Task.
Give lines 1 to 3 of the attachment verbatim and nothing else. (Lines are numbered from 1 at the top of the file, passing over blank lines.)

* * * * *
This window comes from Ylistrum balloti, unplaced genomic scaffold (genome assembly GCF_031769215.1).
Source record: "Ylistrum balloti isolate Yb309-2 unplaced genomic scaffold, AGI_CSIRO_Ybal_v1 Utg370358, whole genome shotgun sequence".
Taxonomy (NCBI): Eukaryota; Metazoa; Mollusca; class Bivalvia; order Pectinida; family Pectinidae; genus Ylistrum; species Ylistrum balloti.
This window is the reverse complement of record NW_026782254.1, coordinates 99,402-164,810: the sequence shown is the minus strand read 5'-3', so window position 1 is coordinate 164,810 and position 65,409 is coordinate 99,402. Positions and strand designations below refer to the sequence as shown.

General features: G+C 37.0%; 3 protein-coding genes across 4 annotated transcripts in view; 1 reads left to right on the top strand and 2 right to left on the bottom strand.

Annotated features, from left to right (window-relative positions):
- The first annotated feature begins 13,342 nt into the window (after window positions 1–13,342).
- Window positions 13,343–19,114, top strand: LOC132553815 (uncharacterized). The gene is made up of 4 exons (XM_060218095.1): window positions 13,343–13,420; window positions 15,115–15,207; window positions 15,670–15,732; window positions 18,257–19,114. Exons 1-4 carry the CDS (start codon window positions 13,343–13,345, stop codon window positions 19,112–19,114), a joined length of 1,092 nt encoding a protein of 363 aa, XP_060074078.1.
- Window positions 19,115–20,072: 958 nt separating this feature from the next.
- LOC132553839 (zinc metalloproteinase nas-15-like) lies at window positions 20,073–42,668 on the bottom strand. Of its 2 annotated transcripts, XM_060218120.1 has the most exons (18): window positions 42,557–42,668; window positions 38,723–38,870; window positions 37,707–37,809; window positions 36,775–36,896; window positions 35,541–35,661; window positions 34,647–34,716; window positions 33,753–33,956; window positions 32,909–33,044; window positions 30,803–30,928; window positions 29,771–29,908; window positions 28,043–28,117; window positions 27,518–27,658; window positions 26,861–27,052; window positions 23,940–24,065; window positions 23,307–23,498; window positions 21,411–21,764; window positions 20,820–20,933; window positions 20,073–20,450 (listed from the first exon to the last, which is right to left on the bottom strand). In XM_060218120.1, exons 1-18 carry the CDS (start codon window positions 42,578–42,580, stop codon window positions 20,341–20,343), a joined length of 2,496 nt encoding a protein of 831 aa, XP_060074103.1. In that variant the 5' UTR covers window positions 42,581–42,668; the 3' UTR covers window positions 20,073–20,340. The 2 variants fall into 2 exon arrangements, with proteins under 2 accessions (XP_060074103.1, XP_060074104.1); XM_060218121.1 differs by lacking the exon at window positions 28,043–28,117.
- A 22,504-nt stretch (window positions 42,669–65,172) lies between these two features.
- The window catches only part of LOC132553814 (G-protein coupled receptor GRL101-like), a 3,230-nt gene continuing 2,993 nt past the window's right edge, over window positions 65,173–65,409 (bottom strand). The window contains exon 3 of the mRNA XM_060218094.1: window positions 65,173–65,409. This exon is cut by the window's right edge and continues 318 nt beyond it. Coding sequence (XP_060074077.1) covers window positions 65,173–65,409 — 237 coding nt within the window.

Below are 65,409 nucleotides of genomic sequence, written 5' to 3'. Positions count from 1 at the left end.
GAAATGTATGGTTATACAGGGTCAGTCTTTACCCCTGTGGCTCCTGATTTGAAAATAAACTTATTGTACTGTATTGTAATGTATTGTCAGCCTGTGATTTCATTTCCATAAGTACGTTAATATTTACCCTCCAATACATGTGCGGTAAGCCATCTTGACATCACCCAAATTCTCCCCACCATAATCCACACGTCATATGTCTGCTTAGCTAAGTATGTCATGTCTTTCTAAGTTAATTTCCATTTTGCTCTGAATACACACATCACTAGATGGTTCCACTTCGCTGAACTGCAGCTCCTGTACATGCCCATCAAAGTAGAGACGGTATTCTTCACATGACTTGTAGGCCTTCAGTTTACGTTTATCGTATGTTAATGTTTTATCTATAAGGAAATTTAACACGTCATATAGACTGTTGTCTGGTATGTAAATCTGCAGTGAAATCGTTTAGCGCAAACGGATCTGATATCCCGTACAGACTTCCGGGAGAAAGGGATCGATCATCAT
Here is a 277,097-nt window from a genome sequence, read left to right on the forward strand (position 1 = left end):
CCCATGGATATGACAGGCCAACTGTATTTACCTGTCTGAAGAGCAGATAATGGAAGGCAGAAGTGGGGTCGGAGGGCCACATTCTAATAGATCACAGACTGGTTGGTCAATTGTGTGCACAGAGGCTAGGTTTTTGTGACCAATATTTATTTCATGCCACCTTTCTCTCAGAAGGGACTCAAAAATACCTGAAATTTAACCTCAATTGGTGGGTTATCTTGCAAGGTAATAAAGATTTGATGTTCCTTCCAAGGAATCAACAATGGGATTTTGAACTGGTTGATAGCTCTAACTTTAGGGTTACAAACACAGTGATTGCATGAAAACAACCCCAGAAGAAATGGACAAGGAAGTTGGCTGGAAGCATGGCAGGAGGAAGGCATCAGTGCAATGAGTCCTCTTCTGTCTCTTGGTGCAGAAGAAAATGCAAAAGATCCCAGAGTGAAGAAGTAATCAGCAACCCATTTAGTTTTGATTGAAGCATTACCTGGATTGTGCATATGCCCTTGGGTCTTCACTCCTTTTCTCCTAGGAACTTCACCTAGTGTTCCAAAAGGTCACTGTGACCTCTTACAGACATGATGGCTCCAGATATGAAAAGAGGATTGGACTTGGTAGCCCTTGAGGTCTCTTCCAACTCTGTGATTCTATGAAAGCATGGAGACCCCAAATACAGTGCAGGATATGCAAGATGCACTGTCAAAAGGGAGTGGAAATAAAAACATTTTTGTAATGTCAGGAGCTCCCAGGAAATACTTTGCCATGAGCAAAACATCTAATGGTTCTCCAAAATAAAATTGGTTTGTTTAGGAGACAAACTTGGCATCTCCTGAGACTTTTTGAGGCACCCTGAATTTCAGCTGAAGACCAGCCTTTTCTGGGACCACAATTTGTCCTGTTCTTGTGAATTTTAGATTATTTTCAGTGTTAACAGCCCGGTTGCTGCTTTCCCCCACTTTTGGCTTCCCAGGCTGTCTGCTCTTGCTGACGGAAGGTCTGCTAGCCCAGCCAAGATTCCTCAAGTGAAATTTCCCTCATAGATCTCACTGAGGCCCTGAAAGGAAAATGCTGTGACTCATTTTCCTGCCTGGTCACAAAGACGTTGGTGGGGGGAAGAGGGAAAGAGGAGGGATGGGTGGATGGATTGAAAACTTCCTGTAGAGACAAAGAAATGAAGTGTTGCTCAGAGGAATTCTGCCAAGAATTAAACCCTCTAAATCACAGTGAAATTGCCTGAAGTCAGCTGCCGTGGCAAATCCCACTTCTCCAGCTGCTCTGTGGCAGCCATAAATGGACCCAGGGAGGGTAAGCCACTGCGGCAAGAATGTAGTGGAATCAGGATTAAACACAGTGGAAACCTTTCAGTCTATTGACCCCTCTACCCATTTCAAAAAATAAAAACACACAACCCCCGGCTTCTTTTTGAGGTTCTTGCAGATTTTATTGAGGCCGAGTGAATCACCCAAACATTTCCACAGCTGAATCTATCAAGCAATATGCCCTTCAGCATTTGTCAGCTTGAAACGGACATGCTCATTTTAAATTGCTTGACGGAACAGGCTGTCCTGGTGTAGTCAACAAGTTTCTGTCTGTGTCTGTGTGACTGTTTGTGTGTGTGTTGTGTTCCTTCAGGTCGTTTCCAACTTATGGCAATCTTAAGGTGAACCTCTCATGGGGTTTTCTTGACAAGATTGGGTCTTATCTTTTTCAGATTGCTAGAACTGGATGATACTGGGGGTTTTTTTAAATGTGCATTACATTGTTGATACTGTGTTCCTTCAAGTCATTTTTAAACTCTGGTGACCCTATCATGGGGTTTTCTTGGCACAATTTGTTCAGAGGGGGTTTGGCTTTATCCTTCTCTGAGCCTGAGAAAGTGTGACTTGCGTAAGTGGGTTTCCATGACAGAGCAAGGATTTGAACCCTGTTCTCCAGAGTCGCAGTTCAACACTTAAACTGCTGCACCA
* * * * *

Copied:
This window comes from Ylistrum balloti, unplaced genomic scaffold (genome assembly GCF_031769215.1).
Source record: "Ylistrum balloti isolate Yb309-2 unplaced genomic scaffold, AGI_CSIRO_Ybal_v1 Utg370358, whole genome shotgun sequence".
Taxonomy (NCBI): Eukaryota; Metazoa; Mollusca; class Bivalvia; order Pectinida; family Pectinidae; genus Ylistrum; species Ylistrum balloti.